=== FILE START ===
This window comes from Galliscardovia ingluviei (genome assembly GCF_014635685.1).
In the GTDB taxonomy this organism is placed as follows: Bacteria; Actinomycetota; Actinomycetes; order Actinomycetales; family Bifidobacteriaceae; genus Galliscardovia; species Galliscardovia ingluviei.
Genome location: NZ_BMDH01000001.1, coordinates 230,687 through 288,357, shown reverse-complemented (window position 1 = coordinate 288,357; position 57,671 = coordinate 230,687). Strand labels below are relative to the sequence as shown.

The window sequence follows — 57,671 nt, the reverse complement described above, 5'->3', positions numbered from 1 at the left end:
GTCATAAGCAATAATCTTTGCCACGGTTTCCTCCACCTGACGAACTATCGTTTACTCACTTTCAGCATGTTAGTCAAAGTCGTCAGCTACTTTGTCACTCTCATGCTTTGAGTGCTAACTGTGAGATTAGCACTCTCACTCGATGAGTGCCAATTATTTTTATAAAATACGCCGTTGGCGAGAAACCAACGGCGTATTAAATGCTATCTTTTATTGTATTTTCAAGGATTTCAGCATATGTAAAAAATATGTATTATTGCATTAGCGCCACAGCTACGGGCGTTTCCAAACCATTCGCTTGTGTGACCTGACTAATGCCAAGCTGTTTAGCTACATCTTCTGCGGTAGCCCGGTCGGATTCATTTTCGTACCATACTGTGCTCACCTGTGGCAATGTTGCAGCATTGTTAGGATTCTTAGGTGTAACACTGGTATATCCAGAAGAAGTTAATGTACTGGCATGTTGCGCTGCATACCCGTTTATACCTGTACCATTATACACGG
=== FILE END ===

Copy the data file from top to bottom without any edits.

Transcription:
This window comes from Galliscardovia ingluviei (genome assembly GCF_014635685.1).
In the GTDB taxonomy this organism is placed as follows: Bacteria; Actinomycetota; Actinomycetes; order Actinomycetales; family Bifidobacteriaceae; genus Galliscardovia; species Galliscardovia ingluviei.
Genome location: NZ_BMDH01000001.1, coordinates 230,687 through 288,357, shown reverse-complemented (window position 1 = coordinate 288,357; position 57,671 = coordinate 230,687). Strand labels below are relative to the sequence as shown.

The window sequence follows — 57,671 nt, the reverse complement described above, 5'->3', positions numbered from 1 at the left end:
GTCATAAGCAATAATCTTTGCCACGGTTTCCTCCACCTGACGAACTATCGTTTACTCACTTTCAGCATGTTAGTCAAAGTCGTCAGCTACTTTGTCACTCTCATGCTTTGAGTGCTAACTGTGAGATTAGCACTCTCACTCGATGAGTGCCAATTATTTTTATAAAATACGCCGTTGGCGAGAAACCAACGGCGTATTAAATGCTATCTTTTATTGTATTTTCAAGGATTTCAGCATATGTAAAAAATATGTATTATTGCATTAGCGCCACAGCTACGGGCGTTTCCAAACCATTCGCTTGTGTGACCTGACTAATGCCAAGCTGTTTAGCTACATCTTCTGCGGTAGCCCGGTCGGATTCATTTTCGTACCATACTGTGCTCACCTGTGGCAATGTTGCAGCATTGTTAGGATTCTTAGGTGTAACACTGGTATATCCAGAAGAAGTTAATGTACTGGCATGTTGCGCTGCATACCCGTTTATACCTGTACCATTATACACGG